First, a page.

Tasting, Spitting, Drunk Driving

Obviously if you are spitting then the majority of the wine is not entering your body, the fact that you taste it must mean at least a small amount does.

What is the general consensus for amount of wines you taste and spit without becoming impaired in any way, ie not pushing the legal limit or ones own judgement of being impaired I mean keeping below say a .02 count if the limit is .08. Im not sure if my .08 is accurate but you get the idea

There are way too many variables for anyone to accurate tell you the answer to this. Person’s size, what they ate, how quickly they consumed, drink strength, metabolism, etc. all play a part in the equation.

Here is an example:

To show just how dramatically BAC can be affected by these factors, let’s take a look an example. Bill, Suzie, and Raymond all went out for pizza and drinks last Saturday night. Over the course of 90 minutes, each of them consumed the same exact thing: 2 slices of pizza, 1 pint of beer (containing 4.2% alcohol), and 2 glasses of Pinot Noir (13% alcohol). Bill weighs 215 lbs, Raymond weighs 175lbs, and Suzie weighs 150 lbs. Bill’s BAC is .047, Raymond’s is .064, and Suzie’s is .097

The “rule” that they generally used to teach to people in PA high school health class was that more than 2 drinks* in an hour and you’ll probably be over .08. Caveat - this was 15+ years ago and they probably can’t say that anymore.

*real drinks: 1.5 ounces of 80 proof liquor (40% alcohol), 12 ounces of beer (4.5% alcohol), or 5 ounces of wine (12% alcohol)

To answer your question, I would say you can probably taste all day and not consume enough to significantly intoxicate yourself.

But, breathalyzers are super cheap and you can get ones that even interface with your phone if you really want peace of mind.


If u strictly spit, you can taste pretty much all day. Your palate will tire out long before you will be impaired I think.

No scientific evidence to prove that, just anecdotal.

this…trade tastings mean you need to taste what you want to know best first. My palate crashes in 3-4 hours w/ 200+ wines.

Alan: I go to Napa/Sonoma with friends every year and we all taste/spit religiously if on driving duty that day. If you are serious about spitting, it means you spit everything. In that case, you’re absolutely fine to do it all day. At least that’s our experience. Now, the trick comes if you aren’t doing it seriously (which is what we often do when not on diving duty). For example, when not driving, I mostly spit because the last thing I want to do is get drunk on a day when I’m going to three or four places, sitting down and interacting with hosts, and trying to learn/understand the wines and the places. But when I’m not driving, I’ll take a small swallow now and then throughout the day. If you do that, are you okay taking 200 sips, spitting 185 of them, taking 15 small swallows throughout the day over seven hours? Probably. But I would never chance it. So my simple rule is if driving spit absolutely everything. And by the way, asking for a spit cup (if they aren’t already provided) is usually VERY welcomed by the proprietors/tasting hosts. They generally love it because they know that you are there to taste, not get wasted.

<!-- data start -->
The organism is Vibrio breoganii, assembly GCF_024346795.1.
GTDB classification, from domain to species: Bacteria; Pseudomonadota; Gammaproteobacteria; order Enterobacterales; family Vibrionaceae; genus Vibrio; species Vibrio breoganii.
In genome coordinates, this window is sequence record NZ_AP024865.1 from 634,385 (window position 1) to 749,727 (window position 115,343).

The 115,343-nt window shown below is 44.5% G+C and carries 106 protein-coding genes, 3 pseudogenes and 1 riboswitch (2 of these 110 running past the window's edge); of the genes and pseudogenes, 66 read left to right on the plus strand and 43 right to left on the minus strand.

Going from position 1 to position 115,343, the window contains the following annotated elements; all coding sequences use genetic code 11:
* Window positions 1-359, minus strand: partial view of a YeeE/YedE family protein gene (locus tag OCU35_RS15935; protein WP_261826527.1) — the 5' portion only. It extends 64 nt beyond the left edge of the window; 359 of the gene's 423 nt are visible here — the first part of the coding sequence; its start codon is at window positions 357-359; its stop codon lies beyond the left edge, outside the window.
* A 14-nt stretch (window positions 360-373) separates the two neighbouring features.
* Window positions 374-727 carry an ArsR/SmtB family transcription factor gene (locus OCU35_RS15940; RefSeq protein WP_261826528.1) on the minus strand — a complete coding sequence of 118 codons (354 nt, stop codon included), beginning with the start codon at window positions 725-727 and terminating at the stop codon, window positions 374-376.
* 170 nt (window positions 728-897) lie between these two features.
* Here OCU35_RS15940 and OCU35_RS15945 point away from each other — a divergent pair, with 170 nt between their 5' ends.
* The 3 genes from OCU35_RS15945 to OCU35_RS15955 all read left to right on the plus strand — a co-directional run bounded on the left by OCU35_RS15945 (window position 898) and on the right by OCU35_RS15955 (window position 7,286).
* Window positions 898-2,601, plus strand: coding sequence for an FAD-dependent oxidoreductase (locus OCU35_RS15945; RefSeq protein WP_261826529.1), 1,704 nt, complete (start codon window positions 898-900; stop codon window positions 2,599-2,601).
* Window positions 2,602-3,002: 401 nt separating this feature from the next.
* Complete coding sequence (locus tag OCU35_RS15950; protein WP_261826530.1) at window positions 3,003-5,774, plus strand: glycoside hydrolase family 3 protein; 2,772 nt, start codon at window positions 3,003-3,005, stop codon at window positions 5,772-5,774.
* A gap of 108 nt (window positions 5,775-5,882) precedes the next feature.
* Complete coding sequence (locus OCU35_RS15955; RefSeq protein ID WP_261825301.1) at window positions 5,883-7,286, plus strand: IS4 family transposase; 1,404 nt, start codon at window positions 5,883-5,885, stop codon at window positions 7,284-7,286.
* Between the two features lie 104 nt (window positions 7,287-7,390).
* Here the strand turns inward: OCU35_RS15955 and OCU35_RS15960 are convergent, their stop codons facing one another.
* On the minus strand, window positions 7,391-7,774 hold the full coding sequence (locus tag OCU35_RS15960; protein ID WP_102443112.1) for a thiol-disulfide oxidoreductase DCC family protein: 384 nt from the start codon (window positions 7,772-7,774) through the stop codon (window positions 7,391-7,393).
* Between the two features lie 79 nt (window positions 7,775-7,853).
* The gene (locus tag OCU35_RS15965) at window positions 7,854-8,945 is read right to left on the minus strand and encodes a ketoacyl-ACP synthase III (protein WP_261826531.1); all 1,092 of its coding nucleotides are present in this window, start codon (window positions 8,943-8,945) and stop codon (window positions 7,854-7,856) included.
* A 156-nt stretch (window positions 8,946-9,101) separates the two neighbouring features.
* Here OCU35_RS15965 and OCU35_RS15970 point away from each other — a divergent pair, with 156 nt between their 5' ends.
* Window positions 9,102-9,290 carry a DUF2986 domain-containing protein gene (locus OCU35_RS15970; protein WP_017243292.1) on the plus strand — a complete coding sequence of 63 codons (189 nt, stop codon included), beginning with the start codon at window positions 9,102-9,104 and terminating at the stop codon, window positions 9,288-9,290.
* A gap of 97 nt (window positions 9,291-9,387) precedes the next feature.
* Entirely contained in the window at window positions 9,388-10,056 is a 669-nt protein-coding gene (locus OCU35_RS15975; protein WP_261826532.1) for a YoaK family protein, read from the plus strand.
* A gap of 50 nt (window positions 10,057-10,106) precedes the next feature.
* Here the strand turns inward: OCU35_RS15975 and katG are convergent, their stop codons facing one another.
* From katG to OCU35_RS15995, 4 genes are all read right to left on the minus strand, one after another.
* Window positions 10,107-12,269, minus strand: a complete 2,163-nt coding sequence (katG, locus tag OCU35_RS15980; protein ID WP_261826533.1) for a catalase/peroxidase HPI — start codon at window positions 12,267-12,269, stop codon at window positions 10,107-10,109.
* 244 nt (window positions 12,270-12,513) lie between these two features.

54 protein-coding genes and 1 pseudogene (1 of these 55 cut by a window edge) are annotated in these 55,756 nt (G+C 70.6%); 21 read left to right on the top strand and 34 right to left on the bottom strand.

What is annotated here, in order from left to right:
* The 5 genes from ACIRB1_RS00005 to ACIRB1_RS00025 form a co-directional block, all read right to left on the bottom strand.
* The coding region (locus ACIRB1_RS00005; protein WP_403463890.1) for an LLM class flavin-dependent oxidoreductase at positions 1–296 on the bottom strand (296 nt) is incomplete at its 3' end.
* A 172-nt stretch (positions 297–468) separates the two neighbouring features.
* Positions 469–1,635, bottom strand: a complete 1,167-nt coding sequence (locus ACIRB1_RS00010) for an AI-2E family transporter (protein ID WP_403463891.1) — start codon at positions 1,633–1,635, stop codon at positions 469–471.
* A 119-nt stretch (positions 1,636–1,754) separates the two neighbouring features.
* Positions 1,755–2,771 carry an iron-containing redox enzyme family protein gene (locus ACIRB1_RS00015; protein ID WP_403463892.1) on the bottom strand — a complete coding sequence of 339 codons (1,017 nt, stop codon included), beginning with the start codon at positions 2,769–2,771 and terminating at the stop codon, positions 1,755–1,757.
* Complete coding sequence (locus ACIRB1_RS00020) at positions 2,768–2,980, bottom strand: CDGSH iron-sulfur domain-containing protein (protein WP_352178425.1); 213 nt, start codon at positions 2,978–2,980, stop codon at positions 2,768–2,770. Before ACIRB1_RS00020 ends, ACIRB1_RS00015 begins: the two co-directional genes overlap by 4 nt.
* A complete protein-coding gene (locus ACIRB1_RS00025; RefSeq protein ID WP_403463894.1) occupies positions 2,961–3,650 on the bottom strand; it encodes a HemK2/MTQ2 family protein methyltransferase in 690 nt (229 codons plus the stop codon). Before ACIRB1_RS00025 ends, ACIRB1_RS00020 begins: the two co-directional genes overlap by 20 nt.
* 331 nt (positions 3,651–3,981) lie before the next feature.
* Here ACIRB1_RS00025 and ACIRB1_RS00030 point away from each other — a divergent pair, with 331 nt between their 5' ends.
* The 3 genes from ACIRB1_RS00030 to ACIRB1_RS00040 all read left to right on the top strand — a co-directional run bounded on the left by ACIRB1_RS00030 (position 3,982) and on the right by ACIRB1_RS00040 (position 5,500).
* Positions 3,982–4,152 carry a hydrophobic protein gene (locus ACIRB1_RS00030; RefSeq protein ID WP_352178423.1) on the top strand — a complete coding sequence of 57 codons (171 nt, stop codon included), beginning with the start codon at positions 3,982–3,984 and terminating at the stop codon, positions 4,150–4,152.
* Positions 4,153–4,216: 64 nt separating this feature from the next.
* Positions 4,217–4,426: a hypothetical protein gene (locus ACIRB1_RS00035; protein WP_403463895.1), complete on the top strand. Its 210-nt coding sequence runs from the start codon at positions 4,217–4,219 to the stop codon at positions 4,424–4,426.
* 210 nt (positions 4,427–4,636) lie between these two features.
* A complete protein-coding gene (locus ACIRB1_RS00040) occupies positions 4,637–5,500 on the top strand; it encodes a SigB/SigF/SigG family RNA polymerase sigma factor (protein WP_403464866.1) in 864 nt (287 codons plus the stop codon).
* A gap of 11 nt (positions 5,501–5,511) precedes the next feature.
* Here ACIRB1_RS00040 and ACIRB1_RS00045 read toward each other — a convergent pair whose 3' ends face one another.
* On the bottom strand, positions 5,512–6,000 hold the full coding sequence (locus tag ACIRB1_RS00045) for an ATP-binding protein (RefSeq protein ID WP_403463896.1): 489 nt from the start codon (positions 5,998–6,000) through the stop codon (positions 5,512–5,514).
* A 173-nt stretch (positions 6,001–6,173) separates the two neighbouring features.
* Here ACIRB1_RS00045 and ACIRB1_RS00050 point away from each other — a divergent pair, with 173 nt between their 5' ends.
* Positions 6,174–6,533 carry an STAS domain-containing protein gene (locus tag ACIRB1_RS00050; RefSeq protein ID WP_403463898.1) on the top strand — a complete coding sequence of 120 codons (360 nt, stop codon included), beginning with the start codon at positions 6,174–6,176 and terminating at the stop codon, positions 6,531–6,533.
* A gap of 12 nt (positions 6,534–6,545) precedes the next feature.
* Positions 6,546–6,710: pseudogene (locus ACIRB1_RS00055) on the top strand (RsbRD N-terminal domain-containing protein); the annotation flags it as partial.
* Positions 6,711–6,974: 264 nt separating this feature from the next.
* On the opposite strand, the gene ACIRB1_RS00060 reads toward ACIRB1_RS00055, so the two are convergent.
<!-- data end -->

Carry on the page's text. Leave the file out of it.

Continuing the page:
I used to work for a non-profit that did studies on how to prevent alcohol-based problems in communities. One of the PhDs had a breathalyzer and, just for the hell of it, we broke it out at Christmas parties to test the actual effects of drinking on each person there, and of course, it was all over the place.

If you’re really interested, get a breathalyzer app for your phone next time you do tastings. You can see for yourself at the end where your blood alcohol is simmering.

That’s the theory. But in practice I think most people take in more than they realize, even if spitting.

I thought about it and looked back, and even when on a “spitting day”, I realize that I did swallow way more small sips than I think I realized I was doing.